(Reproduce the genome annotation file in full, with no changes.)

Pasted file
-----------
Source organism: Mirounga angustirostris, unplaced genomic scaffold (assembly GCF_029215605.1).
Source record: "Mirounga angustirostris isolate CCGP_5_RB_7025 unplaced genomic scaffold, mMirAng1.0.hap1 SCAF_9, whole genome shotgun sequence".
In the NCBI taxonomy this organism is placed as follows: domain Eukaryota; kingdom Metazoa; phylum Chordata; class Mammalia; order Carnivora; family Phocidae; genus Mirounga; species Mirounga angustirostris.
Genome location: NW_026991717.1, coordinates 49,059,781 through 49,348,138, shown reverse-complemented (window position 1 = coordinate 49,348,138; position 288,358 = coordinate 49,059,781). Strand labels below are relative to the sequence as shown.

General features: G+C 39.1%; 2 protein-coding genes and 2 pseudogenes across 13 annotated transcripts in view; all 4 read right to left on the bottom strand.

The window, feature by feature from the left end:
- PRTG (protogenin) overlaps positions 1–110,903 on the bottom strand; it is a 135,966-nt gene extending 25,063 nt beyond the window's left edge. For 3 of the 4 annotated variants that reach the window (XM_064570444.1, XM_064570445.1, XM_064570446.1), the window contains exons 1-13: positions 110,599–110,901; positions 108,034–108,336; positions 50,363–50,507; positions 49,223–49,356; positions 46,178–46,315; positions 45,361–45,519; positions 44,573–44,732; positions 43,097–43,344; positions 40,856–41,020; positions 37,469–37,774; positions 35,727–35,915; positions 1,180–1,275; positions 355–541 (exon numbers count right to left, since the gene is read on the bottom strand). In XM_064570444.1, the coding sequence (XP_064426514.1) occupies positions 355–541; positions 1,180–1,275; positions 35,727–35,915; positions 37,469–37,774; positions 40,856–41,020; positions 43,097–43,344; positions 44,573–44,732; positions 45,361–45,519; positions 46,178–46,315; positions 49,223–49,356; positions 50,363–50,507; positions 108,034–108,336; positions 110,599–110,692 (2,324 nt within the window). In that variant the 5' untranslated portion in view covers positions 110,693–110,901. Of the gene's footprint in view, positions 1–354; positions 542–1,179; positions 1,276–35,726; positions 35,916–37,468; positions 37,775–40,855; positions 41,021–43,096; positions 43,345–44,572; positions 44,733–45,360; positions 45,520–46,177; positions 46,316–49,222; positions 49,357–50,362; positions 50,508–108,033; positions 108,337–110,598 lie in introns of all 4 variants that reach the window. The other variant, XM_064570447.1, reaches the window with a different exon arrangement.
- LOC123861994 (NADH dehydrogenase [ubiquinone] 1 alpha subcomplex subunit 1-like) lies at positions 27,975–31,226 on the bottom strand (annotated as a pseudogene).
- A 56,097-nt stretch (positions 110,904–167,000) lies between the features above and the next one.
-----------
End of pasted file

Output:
Source organism: Mirounga angustirostris, unplaced genomic scaffold (assembly GCF_029215605.1).
Source record: "Mirounga angustirostris isolate CCGP_5_RB_7025 unplaced genomic scaffold, mMirAng1.0.hap1 SCAF_9, whole genome shotgun sequence".
In the NCBI taxonomy this organism is placed as follows: domain Eukaryota; kingdom Metazoa; phylum Chordata; class Mammalia; order Carnivora; family Phocidae; genus Mirounga; species Mirounga angustirostris.
Genome location: NW_026991717.1, coordinates 49,059,781 through 49,348,138, shown reverse-complemented (window position 1 = coordinate 49,348,138; position 288,358 = coordinate 49,059,781). Strand labels below are relative to the sequence as shown.

General features: G+C 39.1%; 2 protein-coding genes and 2 pseudogenes across 13 annotated transcripts in view; all 4 read right to left on the bottom strand.

The window, feature by feature from the left end:
- PRTG (protogenin) overlaps positions 1–110,903 on the bottom strand; it is a 135,966-nt gene extending 25,063 nt beyond the window's left edge. For 3 of the 4 annotated variants that reach the window (XM_064570444.1, XM_064570445.1, XM_064570446.1), the window contains exons 1-13: positions 110,599–110,901; positions 108,034–108,336; positions 50,363–50,507; positions 49,223–49,356; positions 46,178–46,315; positions 45,361–45,519; positions 44,573–44,732; positions 43,097–43,344; positions 40,856–41,020; positions 37,469–37,774; positions 35,727–35,915; positions 1,180–1,275; positions 355–541 (exon numbers count right to left, since the gene is read on the bottom strand). In XM_064570444.1, the coding sequence (XP_064426514.1) occupies positions 355–541; positions 1,180–1,275; positions 35,727–35,915; positions 37,469–37,774; positions 40,856–41,020; positions 43,097–43,344; positions 44,573–44,732; positions 45,361–45,519; positions 46,178–46,315; positions 49,223–49,356; positions 50,363–50,507; positions 108,034–108,336; positions 110,599–110,692 (2,324 nt within the window). In that variant the 5' untranslated portion in view covers positions 110,693–110,901. Of the gene's footprint in view, positions 1–354; positions 542–1,179; positions 1,276–35,726; positions 35,916–37,468; positions 37,775–40,855; positions 41,021–43,096; positions 43,345–44,572; positions 44,733–45,360; positions 45,520–46,177; positions 46,316–49,222; positions 49,357–50,362; positions 50,508–108,033; positions 108,337–110,598 lie in introns of all 4 variants that reach the window. The other variant, XM_064570447.1, reaches the window with a different exon arrangement.
- LOC123861994 (NADH dehydrogenase [ubiquinone] 1 alpha subcomplex subunit 1-like) lies at positions 27,975–31,226 on the bottom strand (annotated as a pseudogene).
- A 56,097-nt stretch (positions 110,904–167,000) lies between the features above and the next one.